Adaro’s Earnings Fall in H1 as Profit At Harum Climbs
With coal miners under pressure from shrinking profit margins, Adaro Energy, the second-largest coal producer in Indonesia, posted lower first-half net income as expenses climbed faster than sales. Meanwhile, profit at Harum Energy rose.
Adaro said in a statement to the Indonesia Stock Exchange (IDX) on Friday that its net income in the January-June period fell 3 percent to $260 million from a year earlier. Revenue rose 9.1 percent to $1.93 billion.
The average selling price rose 10.2 percent from last year, benefiting from strong coal prices at the beginning of this year. However, operating expenses climbed 25 percent. Labor costs rose 21 percent to $25 million, and miscellaneous expenses doubled to $24 million.
“We are not immune to cyclical downturns; however, we will not lose focus on our core business and will continue to improve our efficiency, reduce costs and maintain a strong balance sheet,” Adaro president director Garibaldi Thohir said.
Production and sales by volume were “virtually flat” during the first half, as Adaro produced 23 million metric tons and sold 23.7 million metric tons, he said. Because it sold more than it produced, Adaro bought coal from smaller miners and it also has stockpiles of coal as inventory.
The company revised down its production target this year to a range of 48 million to 51 million metric tons, from 50 million to 53 million tons previously, “due to challenging market conditions.”
Coal prices have been declining amid a glut in global supply from the United States and nations in Africa. Slowing demand from China, Indonesia’s biggest export market, is also pushing prices for coal lower, and the slump might affect profit for local coal producers during the second half of the year. Indonesia, with proven coal reserves of 20.8 billion tons, is the biggest exporter of thermal coal in the world.
“All of our sales volume for this year has contracted and the bulk of it has already been priced based on fixed price and index-linked contracts,” Adaro said in the statement. “We continue to maintain good relationships with our customers and none of our coal shipments have been deferred.”
Adaro is also re-evaluating the timing of its capital expenditures in an effort to preserve cash. The original spending guidance for 2012 was $650 million to $700 million but now has been revised to $400 million to $500 million.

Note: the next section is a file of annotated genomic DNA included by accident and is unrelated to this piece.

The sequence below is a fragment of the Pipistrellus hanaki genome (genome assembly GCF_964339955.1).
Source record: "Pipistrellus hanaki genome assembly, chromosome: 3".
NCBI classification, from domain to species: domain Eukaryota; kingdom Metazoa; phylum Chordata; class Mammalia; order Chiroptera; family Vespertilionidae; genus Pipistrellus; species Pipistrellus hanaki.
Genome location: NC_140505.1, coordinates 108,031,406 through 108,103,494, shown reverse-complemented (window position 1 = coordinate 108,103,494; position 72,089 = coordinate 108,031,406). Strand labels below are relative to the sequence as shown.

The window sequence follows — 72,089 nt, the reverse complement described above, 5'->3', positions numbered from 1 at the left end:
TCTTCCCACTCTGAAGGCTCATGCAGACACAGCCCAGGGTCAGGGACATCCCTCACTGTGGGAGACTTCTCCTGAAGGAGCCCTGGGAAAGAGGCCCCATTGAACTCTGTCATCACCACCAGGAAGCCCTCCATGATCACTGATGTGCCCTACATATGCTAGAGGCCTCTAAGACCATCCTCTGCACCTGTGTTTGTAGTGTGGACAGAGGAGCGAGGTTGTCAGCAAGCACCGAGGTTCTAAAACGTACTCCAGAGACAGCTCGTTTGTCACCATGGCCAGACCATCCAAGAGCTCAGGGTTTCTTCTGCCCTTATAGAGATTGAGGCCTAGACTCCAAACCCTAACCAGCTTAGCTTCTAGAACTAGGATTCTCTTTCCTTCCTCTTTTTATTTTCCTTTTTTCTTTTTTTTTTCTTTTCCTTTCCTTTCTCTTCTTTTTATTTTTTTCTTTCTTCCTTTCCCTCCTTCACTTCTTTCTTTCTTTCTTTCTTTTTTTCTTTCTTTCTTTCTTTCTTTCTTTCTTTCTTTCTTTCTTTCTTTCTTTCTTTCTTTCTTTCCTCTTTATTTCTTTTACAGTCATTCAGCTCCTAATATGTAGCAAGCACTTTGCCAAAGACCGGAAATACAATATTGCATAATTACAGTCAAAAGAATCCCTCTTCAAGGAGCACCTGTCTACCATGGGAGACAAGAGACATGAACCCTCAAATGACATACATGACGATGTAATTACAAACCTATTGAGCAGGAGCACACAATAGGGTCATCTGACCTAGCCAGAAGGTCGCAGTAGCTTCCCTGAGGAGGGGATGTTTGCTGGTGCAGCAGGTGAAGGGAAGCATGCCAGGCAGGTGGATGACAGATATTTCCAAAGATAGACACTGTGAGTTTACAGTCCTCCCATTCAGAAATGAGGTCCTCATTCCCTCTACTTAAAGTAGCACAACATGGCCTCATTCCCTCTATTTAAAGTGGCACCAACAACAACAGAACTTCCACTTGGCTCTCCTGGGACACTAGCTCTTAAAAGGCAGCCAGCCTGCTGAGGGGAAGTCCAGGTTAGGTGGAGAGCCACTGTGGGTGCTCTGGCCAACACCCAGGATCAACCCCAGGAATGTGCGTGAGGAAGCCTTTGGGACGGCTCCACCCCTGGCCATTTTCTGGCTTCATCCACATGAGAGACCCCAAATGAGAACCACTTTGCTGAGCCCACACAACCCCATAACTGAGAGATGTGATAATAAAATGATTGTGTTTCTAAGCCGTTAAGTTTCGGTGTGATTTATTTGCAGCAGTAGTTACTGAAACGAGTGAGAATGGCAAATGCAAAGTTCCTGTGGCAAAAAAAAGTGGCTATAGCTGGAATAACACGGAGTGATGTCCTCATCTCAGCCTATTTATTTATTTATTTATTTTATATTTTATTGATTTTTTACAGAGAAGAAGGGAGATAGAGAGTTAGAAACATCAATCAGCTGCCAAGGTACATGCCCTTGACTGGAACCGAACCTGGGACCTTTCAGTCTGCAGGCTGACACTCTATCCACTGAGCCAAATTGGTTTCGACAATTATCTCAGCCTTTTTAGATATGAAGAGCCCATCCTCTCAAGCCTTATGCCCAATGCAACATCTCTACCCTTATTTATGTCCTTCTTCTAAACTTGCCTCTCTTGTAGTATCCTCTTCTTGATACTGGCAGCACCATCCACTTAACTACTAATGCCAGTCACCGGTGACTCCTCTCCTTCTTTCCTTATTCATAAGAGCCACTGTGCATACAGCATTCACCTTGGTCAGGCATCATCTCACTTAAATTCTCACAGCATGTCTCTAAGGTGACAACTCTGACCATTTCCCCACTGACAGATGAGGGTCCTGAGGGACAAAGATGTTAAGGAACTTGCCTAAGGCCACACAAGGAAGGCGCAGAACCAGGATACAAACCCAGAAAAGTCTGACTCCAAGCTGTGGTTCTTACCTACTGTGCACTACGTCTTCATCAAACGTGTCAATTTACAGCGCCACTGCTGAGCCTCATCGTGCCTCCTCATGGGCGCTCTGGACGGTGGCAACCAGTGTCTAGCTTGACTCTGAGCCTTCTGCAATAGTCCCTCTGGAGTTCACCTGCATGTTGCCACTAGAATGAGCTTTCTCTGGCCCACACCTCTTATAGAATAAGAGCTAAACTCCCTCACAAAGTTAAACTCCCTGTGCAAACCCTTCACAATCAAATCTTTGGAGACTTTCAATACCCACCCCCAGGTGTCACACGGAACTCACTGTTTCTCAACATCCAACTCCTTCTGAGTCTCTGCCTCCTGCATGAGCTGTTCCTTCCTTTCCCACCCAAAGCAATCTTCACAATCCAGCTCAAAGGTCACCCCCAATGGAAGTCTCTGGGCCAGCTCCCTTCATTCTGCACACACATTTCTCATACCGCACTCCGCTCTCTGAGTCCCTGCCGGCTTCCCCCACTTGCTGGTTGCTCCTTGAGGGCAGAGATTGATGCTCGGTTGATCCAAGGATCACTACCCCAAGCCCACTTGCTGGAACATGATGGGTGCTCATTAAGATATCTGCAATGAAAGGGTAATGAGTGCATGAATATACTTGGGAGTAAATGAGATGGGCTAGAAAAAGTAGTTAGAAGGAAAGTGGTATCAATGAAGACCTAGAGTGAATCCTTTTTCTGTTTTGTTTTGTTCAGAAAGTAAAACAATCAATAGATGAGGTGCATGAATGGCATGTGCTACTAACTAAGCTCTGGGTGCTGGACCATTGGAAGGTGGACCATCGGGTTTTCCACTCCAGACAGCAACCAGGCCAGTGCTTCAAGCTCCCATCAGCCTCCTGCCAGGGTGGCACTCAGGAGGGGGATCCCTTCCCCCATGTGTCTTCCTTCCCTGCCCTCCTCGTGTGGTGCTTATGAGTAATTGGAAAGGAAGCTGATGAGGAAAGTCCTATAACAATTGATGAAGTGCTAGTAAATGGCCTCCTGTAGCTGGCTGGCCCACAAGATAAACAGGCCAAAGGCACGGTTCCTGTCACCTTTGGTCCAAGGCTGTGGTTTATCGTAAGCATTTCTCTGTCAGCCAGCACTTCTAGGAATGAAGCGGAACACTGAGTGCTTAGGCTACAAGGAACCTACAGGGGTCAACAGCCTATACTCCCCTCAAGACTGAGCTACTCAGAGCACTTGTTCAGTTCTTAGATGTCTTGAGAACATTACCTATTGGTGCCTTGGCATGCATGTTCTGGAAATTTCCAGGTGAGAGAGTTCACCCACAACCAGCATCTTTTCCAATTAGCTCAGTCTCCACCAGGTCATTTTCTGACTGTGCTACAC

“The largest reduction in spending will be for heavy equipment as our current fleet provides us adequate capacity for our production targets,” the statement said.
Harum Energy, a coal miner controlled by the Kiki Barki family, posted first-half net income of $89.62 million, up 23 percent from a year earlier, as revenue surged 71 percent to $583 million.
Frederick Daniel Tanggela, an analyst at Trimegah Securities, said revenue for the first half had already hit 70 percent of Trimegah’s full-year target.
“With these better-than-expected sets of results we will review our 2012 sales volumes estimate and upgrade our 2012 forecasts,” Frederick said in a report released on Friday. In terms of stock valuation, Frederick said Harum was the best performer in the second quarter out of seven coal companies he covers. He maintained his “buy” recommendation with a stock price target of Rp 6,700.
Harum said earlier that it was targeting to increase production this year by 30 percent to about 13 million tons, with sales volume expected to mirror the growth rate in production. In 2011, the company sold 10.4 million tons, with the balance of its production coming from third-party sources.
Shares of Adaro rose 1.5 percent to Rp 1,370 at the IDX on Friday. They have lost 23 percent so far this year. Harum lost 0.9 percent to Rp 5,850 on Friday, bringing its decline this year to 17 percent. In comparison, the Jakarta Mining Index — which tracks coal mining companies — has lost 25 percent for the year.
S hares of Bumi Resources, the country’s biggest coal miner, jumped 11 percent to 700, halting a four-day, 38 percent decline. Bumi signed a deal to sell its 50 percent stake in an unlisted coal unit operated by Fajar Bumi Sakti for $200 million, according to Dow Jones Newswires. That money could help cover debt payments of $600 million owed to China Investment Corp. by end of the year. Dileep Srivastava, a director at Bumi Resources, declined to comment.